Fuji Neopan 1600. This is the fastest film I’ve ever shot. I shot this in combination with my Canon SLR 500 and 50mm lens. Shooting wide open at 1.8 and 1600 film means I’m able to photograph in almost any dark situation. I don’t shoot too often in such dark circumstances so it’s usefulness to me is questionable.
These were shot all over Singapore
I don’t know how many people have seen the Kurt Russel classic from the eighties but I went out to Chinatown with the sole purpose to shoot wide open. With my nifty fifty ( which I reviewed here) set at f1.8 I walked around the crowded market through people shopping in preparation for Lunar New Year. Shooting with a large aperture leads to a very shallow depth of field meaning only a small part of the image is in focus.
This musician was playing a traditional instrument and seemed quite happy doing it. I raised my camera and made eye contact asking non-verbally if it was okay to take a portrait and quickly took two shots. Because I was standing in a crowded market I shot quickly and because I was shooting wide open I missed the focus on his eyes. The number one rule I have always heard about portrait photography is to make sure the eyes are sharp.. A persons eyes are the windows to his soul, gateway to the innerbeing, the unwashed mirror gazing deep into the demons of insecurity and shame roaming inside of its human host. Wait, I think I missed the point. I agree with the rule that the eyes should be sharp, unless you want to emphasize other body parts, but then its becomes less of a portrait I would say.
To dismiss the point I just finished making: the number one rule in overall photography is the paradoxical ; there are no rules in photography. But I think I will list the rules of photography in another post.
I did a quick Google search on dried Chinese duck and came back with Wind-dried duck and pressed-salted-duck. I don’t know which one the above picture is of but if you know please leave a note in the comment section.
The atmosphere in Chinatown during the preparation of Lunar New year is pleasantly chaotic. I enjoy the sensory overload of people crowed together and stall owners presenting their wares. Most of the food items are foreign to me and for the most part I am happy to keep that relationship like that.
Shooting wide open with the nifty fifty is tricky and I lost quite some shot due to missed focus because of the very shallow depth of field. The effect is pleasant, but in such a fast paced environment it would be easier to shoot a bit more stopped down.
Every time someone tells me how sharp my photos are, I assume that it isn’t a very interesting photograph. If it was, they would have more to say. – Anonymous
When I use my film camera the EOS 500 with the nifty fifty I switch to manual focus. The autofocus doesn’t work well or at all on that camera so I have to work on my manual focus skills. And as you can see by the title of this article I am still not that great with it.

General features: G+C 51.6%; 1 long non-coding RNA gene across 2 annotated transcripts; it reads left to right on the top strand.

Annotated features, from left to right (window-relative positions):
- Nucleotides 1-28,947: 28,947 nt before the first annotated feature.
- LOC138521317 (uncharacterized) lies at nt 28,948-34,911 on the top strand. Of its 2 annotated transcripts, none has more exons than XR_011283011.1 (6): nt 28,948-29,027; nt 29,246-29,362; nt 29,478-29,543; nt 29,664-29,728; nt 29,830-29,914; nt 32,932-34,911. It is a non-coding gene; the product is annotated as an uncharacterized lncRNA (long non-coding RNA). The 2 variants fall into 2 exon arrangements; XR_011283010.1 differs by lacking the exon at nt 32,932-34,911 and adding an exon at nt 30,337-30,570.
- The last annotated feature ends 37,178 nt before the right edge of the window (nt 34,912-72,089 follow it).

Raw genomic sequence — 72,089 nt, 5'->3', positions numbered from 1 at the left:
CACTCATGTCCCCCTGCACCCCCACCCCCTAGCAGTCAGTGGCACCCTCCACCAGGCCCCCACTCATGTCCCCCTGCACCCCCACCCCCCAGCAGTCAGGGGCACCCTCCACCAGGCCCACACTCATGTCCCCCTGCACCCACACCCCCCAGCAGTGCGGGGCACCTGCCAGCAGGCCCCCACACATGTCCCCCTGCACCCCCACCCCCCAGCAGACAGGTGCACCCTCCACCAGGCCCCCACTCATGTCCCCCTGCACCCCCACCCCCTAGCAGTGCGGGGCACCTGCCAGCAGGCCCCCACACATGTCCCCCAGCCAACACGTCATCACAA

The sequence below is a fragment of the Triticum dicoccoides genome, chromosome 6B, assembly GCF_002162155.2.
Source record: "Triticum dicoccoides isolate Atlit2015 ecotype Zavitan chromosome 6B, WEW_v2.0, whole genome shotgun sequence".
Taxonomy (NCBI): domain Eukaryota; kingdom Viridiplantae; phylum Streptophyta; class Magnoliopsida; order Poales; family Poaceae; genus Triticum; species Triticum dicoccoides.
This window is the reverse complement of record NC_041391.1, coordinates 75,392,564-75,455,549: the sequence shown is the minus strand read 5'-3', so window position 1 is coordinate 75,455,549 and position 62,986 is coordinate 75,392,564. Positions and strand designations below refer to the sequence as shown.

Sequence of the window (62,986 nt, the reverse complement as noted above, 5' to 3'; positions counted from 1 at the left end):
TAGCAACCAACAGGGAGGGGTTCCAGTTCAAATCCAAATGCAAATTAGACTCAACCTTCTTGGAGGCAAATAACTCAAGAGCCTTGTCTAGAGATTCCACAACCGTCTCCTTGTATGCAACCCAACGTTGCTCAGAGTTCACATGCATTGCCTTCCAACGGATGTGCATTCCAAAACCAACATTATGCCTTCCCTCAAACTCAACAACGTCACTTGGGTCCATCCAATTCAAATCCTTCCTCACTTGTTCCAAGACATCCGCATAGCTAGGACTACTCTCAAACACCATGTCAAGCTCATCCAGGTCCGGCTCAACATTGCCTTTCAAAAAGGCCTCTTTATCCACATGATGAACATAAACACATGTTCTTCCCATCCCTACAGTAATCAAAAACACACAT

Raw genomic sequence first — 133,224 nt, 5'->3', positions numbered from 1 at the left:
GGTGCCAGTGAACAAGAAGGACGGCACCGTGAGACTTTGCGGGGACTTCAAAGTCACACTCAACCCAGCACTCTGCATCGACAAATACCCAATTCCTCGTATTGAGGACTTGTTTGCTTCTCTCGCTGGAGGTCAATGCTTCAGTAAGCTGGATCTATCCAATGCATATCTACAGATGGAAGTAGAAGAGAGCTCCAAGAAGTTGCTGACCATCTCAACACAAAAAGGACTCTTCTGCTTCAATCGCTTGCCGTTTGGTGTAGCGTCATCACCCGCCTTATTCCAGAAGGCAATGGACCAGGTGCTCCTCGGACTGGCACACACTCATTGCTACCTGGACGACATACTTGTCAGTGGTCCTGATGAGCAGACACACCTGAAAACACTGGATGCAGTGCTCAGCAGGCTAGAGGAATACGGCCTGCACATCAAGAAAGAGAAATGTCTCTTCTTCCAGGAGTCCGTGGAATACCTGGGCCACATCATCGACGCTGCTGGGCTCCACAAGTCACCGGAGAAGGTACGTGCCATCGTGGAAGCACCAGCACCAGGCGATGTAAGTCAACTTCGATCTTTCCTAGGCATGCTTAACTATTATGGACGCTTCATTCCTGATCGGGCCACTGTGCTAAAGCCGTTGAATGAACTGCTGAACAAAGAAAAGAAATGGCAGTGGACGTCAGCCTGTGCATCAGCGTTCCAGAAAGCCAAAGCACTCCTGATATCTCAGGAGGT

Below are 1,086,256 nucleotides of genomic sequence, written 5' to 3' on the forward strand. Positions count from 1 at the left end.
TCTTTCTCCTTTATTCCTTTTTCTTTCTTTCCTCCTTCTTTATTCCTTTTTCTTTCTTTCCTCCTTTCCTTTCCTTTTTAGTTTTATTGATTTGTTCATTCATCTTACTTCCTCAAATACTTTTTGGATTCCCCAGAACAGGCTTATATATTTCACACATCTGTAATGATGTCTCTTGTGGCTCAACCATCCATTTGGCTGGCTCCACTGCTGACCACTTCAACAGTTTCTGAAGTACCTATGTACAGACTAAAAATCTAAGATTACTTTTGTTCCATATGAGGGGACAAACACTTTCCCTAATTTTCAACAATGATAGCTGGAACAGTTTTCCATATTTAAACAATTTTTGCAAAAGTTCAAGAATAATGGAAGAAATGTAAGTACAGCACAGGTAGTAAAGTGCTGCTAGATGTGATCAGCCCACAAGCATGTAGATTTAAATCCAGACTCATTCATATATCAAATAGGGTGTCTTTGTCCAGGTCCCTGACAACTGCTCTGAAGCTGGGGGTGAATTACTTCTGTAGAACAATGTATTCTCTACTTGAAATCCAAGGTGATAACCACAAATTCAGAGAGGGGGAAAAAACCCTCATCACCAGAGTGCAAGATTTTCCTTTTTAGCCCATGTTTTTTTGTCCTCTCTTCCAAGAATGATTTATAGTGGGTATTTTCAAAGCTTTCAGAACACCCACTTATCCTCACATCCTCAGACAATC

What makes it even more challenging is that I always shoot wide open and at 1.8 you have a very narrow focus depth to deal with. Often I miss and the results aren’t always bad. If I had the perfect focus it often meant another snapshot, but having a blurry subject often leads to something surprising and new.
Sharpness is a bourgeois concept. – Henri Cartier-Bresson
In the end by lacking perfection and having such an obvious flaw it makes these images interesting, challanging. We know the basic rules of photography and what makes an image “right” and by breaking such rules on purpose or by accident we create a reality that was there present at that moment that we may have not have seen, but cannot be denied.
Rookies seeks sharper image.
Pro’s seeks to make money.
Artist seeks light. – Anonymous
The Canon 50mm 1.8 one of my first lenses I ever purchased and one of the most recommended lenses for very good reasons. It’s a great portrait lens on a crop body and a great all around lens on a full frame body. I don’t have a full frame digital body, but I do have a film EOS body which I picked up cheaply a few years ago.
What’s great about it
Price, cheapest canon lens you can pick up for around a $100.
Very shallow depth of field you can achieve shooting wide open at 1.8. Also useful for shooting in low light situations.
Small and light, easy to throw in your camera bag. Make sure you have a good aim. Or have a floor made out of rubber. Or have the common sense to place an expensive and fragile piece of photography equipment in your bag rather than go going full out and knuckle-balling (baseball term for my non-American-continent readers) your precious thrifty-fifty into the nearest wall.
What’s not so great
Many people complain about the build quality. It is made of plastic, but I wonder what people do with lenses that that really matters. I have dropped my nifty fifty various times and it has always kept on ticking. The last time I dropped it, the front element glass popped out and I was holding two pieces of a former one-piece lens.
Immediately I turn to Google and find many other people who have done this. Everybody talks about how easy it was putting it back together even when some of the plastic inner pieces are broken. I like to think of myself of at least being equal to the average net-user and it takes me 15 minutes to put the lens back together which now functions perfectly.
The focus ring is hard to maneuver when handling it manually. This is especially the case when shooting video. But I can’t think of other lenses that handle this well, so it may be not a real piece of criticism.
When shooting wide open it is hard to keep the focus accurately. Focus-Recompose doesn’t always work well when dealing with such a narrow depth of field. But again this is more related to technique rather than characteristics of the lens itself.